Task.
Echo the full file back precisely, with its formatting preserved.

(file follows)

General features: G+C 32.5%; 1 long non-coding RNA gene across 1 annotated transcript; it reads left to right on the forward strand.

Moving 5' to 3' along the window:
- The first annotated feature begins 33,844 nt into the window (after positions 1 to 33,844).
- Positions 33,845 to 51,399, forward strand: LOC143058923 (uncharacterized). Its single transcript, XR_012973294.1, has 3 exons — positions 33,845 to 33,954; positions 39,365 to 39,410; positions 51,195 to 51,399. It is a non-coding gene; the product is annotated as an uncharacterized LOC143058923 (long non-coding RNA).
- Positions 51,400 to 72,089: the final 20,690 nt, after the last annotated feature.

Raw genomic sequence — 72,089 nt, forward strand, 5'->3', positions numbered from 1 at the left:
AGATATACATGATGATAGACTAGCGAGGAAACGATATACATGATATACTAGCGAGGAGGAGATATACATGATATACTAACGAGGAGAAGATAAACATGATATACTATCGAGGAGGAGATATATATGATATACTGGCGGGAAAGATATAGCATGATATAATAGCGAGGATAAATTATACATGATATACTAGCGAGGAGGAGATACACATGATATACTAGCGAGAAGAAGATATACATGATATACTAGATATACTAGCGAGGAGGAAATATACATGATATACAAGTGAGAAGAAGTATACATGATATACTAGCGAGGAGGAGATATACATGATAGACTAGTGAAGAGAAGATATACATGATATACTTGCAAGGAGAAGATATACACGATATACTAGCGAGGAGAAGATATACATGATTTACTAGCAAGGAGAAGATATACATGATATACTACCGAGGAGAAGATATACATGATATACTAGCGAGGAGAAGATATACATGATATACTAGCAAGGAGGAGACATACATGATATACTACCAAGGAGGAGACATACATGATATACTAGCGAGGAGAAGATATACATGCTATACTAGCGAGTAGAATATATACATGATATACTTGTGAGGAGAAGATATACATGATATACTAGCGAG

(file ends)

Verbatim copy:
General features: G+C 32.5%; 1 long non-coding RNA gene across 1 annotated transcript; it reads left to right on the forward strand.

Moving 5' to 3' along the window:
- The first annotated feature begins 33,844 nt into the window (after positions 1 to 33,844).
- Positions 33,845 to 51,399, forward strand: LOC143058923 (uncharacterized). Its single transcript, XR_012973294.1, has 3 exons — positions 33,845 to 33,954; positions 39,365 to 39,410; positions 51,195 to 51,399. It is a non-coding gene; the product is annotated as an uncharacterized LOC143058923 (long non-coding RNA).
- Positions 51,400 to 72,089: the final 20,690 nt, after the last annotated feature.

Raw genomic sequence — 72,089 nt, forward strand, 5'->3', positions numbered from 1 at the left:
AGATATACATGATGATAGACTAGCGAGGAAACGATATACATGATATACTAGCGAGGAGGAGATATACATGATATACTAACGAGGAGAAGATAAACATGATATACTATCGAGGAGGAGATATATATGATATACTGGCGGGAAAGATATAGCATGATATAATAGCGAGGATAAATTATACATGATATACTAGCGAGGAGGAGATACACATGATATACTAGCGAGAAGAAGATATACATGATATACTAGATATACTAGCGAGGAGGAAATATACATGATATACAAGTGAGAAGAAGTATACATGATATACTAGCGAGGAGGAGATATACATGATAGACTAGTGAAGAGAAGATATACATGATATACTTGCAAGGAGAAGATATACACGATATACTAGCGAGGAGAAGATATACATGATTTACTAGCAAGGAGAAGATATACATGATATACTACCGAGGAGAAGATATACATGATATACTAGCGAGGAGAAGATATACATGATATACTAGCAAGGAGGAGACATACATGATATACTACCAAGGAGGAGACATACATGATATACTAGCGAGGAGAAGATATACATGCTATACTAGCGAGTAGAATATATACATGATATACTTGTGAGGAGAAGATATACATGATATACTAGCGAG